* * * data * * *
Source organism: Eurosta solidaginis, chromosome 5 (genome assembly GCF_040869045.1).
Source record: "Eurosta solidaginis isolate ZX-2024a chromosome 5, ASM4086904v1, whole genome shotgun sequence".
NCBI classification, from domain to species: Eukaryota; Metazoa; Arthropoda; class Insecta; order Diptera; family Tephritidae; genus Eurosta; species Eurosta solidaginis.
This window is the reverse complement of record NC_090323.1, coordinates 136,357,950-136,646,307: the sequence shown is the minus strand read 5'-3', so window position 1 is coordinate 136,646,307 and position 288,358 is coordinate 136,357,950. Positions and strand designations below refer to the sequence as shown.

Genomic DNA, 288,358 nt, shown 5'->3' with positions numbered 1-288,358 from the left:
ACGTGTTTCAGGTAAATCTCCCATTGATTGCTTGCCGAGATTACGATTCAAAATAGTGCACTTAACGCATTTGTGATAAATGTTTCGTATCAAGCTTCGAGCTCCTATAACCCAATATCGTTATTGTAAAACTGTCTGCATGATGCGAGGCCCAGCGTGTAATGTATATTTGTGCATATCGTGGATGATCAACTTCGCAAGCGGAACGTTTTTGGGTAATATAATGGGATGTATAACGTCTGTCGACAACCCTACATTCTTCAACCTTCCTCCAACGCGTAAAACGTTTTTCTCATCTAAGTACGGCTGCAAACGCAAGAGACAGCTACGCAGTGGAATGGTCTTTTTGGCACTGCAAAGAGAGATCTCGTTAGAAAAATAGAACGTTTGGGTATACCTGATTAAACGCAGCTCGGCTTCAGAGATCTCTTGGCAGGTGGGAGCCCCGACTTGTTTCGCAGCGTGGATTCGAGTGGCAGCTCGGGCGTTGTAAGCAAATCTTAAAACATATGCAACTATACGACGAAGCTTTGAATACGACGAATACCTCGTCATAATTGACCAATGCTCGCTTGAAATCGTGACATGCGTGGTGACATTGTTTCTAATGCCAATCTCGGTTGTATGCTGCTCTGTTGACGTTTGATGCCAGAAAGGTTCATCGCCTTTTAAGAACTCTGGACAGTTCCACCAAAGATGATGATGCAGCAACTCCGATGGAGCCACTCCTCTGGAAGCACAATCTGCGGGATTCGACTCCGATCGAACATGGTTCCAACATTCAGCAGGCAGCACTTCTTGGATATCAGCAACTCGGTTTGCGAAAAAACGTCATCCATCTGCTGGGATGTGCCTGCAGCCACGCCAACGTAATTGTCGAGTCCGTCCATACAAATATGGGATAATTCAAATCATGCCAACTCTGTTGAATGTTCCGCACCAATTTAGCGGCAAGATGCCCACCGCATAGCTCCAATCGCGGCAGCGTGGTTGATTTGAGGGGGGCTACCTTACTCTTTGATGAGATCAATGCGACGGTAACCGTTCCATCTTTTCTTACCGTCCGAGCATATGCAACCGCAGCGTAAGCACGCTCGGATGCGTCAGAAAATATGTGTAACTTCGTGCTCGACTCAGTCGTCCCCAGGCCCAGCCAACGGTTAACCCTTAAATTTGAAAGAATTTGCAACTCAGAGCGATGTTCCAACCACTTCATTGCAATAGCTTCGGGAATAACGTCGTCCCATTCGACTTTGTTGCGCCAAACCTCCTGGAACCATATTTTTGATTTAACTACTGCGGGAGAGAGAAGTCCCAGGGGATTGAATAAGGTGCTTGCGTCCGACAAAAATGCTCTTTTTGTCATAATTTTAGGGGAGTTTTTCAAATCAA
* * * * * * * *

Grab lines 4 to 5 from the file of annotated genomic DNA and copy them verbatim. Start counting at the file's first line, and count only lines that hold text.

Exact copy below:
This window is the reverse complement of record NC_090323.1, coordinates 136,357,950-136,646,307: the sequence shown is the minus strand read 5'-3', so window position 1 is coordinate 136,646,307 and position 288,358 is coordinate 136,357,950. Positions and strand designations below refer to the sequence as shown.

Genomic DNA, 288,358 nt, shown 5'->3' with positions numbered 1-288,358 from the left: